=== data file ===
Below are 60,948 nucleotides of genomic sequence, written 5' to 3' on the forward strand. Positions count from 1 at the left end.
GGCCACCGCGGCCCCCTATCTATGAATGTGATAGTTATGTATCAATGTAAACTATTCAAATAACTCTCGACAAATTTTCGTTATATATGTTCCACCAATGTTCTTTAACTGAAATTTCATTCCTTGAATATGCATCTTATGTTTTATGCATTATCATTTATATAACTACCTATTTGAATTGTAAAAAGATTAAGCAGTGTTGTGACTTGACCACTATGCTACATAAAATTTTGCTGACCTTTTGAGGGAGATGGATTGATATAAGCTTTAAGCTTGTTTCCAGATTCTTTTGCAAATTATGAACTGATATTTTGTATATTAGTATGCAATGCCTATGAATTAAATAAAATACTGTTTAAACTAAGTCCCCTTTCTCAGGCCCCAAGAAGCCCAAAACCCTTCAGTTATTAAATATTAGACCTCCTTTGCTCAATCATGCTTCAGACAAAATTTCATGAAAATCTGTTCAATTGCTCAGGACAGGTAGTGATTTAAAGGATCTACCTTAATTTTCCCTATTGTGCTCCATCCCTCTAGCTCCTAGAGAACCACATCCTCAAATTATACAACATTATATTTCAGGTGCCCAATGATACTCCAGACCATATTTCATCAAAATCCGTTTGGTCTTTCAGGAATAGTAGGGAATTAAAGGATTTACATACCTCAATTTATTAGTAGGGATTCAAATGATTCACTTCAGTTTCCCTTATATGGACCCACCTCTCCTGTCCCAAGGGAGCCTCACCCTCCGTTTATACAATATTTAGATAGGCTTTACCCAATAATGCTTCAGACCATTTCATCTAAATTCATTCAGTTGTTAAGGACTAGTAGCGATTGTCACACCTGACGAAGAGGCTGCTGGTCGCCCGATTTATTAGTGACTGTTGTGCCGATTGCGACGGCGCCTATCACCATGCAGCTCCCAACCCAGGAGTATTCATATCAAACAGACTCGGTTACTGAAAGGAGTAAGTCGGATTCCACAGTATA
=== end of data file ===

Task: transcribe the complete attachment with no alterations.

Below are 60,948 nucleotides of genomic sequence, written 5' to 3' on the forward strand. Positions count from 1 at the left end.
GGCCACCGCGGCCCCCTATCTATGAATGTGATAGTTATGTATCAATGTAAACTATTCAAATAACTCTCGACAAATTTTCGTTATATATGTTCCACCAATGTTCTTTAACTGAAATTTCATTCCTTGAATATGCATCTTATGTTTTATGCATTATCATTTATATAACTACCTATTTGAATTGTAAAAAGATTAAGCAGTGTTGTGACTTGACCACTATGCTACATAAAATTTTGCTGACCTTTTGAGGGAGATGGATTGATATAAGCTTTAAGCTTGTTTCCAGATTCTTTTGCAAATTATGAACTGATATTTTGTATATTAGTATGCAATGCCTATGAATTAAATAAAATACTGTTTAAACTAAGTCCCCTTTCTCAGGCCCCAAGAAGCCCAAAACCCTTCAGTTATTAAATATTAGACCTCCTTTGCTCAATCATGCTTCAGACAAAATTTCATGAAAATCTGTTCAATTGCTCAGGACAGGTAGTGATTTAAAGGATCTACCTTAATTTTCCCTATTGTGCTCCATCCCTCTAGCTCCTAGAGAACCACATCCTCAAATTATACAACATTATATTTCAGGTGCCCAATGATACTCCAGACCATATTTCATCAAAATCCGTTTGGTCTTTCAGGAATAGTAGGGAATTAAAGGATTTACATACCTCAATTTATTAGTAGGGATTCAAATGATTCACTTCAGTTTCCCTTATATGGACCCACCTCTCCTGTCCCAAGGGAGCCTCACCCTCCGTTTATACAATATTTAGATAGGCTTTACCCAATAATGCTTCAGACCATTTCATCTAAATTCATTCAGTTGTTAAGGACTAGTAGCGATTGTCACACCTGACGAAGAGGCTGCTGGTCGCCCGATTTATTAGTGACTGTTGTGCCGATTGCGACGGCGCCTATCACCATGCAGCTCCCAACCCAGGAGTATTCATATCAAACAGACTCGGTTACTGAAAGGAGTAAGTCGGATTCCACAGTATA